You need to decide whether you wish to keep character entities (for example, é) in your text files or replace them with their 8-bit ISO Latin 1 equivalent (for example, é). If you choose to do this, you will be able to search for blessed, for example, and retrieve both blesséd and blessed, because the indexing process maps both of these characters to just e. Otherwise, you would have to search for blesséd to retrieve the word with the diacritic. If you want to do this (and this process is not necessarily valid for XML!), use the following command:
One way to help the cgi with identifying specific text structures, like divisions, exactly is to insert unique attributes based on a combination of the IDNO and the sequence of the division in the text. This is an expendable ID and not meant to permanently identify a structure -- use you own throughtfully assigned and permanent ID attributes for that. Before indexing, check to see if node attributes have been applied when the documents were converted to Text Class -- they will appear in the DIV tags for each division and will look like this: <DIV1 NODE="AAN8938.0001.001:1">. If they have not, use the following command to insert them:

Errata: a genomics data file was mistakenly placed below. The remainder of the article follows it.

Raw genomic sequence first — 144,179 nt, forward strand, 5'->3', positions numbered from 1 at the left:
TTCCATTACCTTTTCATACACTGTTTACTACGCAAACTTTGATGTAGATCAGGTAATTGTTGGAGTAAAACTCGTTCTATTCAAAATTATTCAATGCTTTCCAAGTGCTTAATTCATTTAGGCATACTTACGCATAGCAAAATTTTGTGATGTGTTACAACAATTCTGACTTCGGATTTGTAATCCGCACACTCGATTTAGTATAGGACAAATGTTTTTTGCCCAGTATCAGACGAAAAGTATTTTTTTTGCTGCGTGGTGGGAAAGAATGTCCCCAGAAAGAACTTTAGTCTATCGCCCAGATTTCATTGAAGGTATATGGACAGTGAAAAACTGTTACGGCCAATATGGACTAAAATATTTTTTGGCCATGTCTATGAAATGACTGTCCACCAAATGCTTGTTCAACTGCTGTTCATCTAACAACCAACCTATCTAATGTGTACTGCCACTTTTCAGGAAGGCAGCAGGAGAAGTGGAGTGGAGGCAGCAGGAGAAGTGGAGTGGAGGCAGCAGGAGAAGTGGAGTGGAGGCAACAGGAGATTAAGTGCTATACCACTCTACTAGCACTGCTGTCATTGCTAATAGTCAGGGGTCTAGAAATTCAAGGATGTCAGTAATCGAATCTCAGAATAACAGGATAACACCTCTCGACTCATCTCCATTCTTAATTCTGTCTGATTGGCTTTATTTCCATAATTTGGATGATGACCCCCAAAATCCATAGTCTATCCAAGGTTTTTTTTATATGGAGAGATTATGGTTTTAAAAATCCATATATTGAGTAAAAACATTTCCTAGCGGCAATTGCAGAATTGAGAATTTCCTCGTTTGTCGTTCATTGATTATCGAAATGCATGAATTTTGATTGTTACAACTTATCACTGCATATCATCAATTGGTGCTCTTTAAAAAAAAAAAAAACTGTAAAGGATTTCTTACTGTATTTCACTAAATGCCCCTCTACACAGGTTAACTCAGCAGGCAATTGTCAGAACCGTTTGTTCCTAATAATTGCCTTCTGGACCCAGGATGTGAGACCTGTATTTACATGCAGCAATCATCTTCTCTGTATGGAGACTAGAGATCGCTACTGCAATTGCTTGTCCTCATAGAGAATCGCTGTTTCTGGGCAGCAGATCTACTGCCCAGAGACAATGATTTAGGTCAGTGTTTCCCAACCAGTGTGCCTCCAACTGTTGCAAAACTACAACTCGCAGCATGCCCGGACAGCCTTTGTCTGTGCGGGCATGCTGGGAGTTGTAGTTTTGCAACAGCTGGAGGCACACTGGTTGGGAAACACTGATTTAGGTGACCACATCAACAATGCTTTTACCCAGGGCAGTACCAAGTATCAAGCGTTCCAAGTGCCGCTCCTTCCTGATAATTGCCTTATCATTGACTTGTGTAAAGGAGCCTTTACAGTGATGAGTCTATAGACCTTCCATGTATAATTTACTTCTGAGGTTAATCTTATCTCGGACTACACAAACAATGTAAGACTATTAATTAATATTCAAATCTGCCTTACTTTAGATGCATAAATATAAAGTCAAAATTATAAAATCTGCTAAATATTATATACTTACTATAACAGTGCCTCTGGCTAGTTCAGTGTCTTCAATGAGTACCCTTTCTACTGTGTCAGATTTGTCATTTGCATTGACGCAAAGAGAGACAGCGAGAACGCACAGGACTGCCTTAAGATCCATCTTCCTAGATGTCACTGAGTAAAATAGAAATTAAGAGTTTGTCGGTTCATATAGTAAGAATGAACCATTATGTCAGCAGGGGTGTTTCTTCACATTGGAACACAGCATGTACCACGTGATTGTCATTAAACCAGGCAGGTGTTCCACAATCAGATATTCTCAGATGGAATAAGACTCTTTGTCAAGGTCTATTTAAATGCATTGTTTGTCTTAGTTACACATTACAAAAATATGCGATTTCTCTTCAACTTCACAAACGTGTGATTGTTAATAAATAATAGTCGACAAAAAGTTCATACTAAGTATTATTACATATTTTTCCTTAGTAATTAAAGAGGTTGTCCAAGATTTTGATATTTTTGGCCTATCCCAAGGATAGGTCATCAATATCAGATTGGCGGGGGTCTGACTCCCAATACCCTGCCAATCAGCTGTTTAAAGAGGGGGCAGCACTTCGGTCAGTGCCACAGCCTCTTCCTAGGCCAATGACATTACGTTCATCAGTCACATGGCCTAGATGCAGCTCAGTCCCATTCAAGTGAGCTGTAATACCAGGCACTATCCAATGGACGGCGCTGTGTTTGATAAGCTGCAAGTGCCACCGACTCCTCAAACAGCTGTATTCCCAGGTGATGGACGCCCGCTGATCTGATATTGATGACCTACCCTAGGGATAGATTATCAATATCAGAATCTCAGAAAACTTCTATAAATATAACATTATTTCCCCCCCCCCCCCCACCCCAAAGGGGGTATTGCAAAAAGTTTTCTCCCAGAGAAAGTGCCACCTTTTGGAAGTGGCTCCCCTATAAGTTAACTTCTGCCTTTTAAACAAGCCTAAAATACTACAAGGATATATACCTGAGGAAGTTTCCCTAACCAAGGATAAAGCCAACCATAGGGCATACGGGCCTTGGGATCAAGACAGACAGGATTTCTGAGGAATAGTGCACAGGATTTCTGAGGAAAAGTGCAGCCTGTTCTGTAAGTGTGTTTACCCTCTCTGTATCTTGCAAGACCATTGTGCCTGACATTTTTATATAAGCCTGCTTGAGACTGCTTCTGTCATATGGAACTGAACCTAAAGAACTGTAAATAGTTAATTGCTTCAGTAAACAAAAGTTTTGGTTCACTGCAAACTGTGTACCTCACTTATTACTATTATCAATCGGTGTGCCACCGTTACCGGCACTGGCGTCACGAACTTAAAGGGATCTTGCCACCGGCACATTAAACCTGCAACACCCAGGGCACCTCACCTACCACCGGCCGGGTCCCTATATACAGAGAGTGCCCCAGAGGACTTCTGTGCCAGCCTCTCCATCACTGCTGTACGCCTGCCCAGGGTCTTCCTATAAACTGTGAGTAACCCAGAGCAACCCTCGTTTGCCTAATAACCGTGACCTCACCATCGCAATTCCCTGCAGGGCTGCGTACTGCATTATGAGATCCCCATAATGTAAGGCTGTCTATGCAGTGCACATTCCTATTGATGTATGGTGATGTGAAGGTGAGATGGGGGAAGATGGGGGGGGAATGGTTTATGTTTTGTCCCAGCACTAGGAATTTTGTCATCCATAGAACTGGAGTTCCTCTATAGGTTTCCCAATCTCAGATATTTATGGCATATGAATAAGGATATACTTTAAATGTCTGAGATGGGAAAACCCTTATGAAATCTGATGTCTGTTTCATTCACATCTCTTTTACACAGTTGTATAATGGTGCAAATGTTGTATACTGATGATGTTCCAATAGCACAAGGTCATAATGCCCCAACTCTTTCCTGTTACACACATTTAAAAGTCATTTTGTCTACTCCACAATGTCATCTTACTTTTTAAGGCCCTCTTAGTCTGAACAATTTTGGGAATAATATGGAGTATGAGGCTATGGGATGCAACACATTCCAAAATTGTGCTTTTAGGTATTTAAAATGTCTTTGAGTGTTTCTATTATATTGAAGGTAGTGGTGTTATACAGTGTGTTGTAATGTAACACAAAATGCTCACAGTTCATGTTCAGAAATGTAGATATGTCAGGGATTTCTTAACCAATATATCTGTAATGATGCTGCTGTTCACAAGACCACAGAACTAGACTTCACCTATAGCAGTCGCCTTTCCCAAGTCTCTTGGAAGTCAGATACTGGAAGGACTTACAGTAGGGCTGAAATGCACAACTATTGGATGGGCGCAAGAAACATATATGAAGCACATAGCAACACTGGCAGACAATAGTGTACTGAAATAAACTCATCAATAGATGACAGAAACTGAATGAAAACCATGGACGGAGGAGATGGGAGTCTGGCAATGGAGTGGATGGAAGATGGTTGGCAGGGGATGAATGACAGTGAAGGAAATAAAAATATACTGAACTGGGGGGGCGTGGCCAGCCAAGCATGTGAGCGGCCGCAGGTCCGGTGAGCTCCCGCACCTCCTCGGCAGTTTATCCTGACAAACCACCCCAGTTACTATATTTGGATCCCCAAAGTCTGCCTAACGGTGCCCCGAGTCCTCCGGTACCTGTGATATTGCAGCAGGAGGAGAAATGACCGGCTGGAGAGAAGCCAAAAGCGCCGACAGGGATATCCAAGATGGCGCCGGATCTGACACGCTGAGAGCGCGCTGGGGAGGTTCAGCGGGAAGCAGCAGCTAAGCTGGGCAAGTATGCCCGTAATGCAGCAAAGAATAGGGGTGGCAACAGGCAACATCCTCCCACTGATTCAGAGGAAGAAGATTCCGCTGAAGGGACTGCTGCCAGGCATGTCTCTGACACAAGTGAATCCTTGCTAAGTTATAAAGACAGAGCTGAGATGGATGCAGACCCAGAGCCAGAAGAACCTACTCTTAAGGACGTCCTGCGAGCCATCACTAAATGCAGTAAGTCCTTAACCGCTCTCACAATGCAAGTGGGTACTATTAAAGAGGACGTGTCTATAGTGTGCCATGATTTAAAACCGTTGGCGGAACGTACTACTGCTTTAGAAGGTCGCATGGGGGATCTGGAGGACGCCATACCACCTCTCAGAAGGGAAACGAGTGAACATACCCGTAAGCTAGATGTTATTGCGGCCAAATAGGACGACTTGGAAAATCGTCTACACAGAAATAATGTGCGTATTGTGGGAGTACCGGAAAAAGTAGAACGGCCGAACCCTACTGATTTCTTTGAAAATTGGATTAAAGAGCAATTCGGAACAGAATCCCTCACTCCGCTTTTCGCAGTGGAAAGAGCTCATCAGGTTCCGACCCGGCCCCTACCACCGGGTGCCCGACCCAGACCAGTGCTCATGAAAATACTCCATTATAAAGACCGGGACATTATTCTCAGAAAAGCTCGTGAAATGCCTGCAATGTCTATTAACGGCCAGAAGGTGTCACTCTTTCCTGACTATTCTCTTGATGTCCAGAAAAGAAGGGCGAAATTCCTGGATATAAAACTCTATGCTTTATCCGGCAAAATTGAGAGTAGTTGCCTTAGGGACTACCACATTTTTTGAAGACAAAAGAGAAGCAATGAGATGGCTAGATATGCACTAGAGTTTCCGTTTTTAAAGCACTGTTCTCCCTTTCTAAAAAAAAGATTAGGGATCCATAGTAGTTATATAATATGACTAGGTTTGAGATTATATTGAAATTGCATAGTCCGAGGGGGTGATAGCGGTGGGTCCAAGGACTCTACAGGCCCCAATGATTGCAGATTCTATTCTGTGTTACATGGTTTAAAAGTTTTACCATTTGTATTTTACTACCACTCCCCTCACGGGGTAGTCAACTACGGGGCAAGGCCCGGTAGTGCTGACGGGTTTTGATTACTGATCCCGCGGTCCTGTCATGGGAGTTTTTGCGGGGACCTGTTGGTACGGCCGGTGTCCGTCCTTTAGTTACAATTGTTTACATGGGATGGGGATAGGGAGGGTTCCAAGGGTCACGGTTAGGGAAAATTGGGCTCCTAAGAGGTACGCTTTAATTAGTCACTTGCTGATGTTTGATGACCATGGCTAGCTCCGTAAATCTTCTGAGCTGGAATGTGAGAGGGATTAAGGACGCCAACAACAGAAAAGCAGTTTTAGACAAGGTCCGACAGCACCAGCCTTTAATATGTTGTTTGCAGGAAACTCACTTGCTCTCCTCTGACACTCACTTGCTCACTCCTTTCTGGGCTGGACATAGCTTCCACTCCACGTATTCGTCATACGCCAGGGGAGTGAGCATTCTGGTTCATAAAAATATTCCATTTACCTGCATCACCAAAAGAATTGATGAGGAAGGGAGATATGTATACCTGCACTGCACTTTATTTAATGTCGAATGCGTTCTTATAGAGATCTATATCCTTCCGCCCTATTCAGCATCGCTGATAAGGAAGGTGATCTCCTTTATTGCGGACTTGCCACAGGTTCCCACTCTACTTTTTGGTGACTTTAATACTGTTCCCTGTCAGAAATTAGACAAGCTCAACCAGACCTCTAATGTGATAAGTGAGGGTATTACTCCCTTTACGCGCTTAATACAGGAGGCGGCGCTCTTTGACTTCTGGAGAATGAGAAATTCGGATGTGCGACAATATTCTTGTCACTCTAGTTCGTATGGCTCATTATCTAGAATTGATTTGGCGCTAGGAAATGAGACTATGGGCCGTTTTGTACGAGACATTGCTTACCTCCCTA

cp $DLXSROOT/prep/w/workshoptc/data/bab3633.0001.001.sgm.noded $DLXSROOT/prep/w/workshoptc/data/bab3633.0001.001.sgm
This step checks the SGML against the Text Class DTD to validate the SGML. It also normalizes the SGML, which, if necessary, adjusts the SGML tagging so that it is consistent in terms of case and order of element attributes.
There are not likely to be any errors with the workshoptc data, but tell the instructor if there are.
foreach file (*.sgm)
sgmlnorm $DLXSROOT/prep/s/sampletc/sampletc.text.inp $file > $file.norm
This will normalize the texts and result in new texts with a .norm extension added. These are the files we will use to build our new collection tomorrow morning.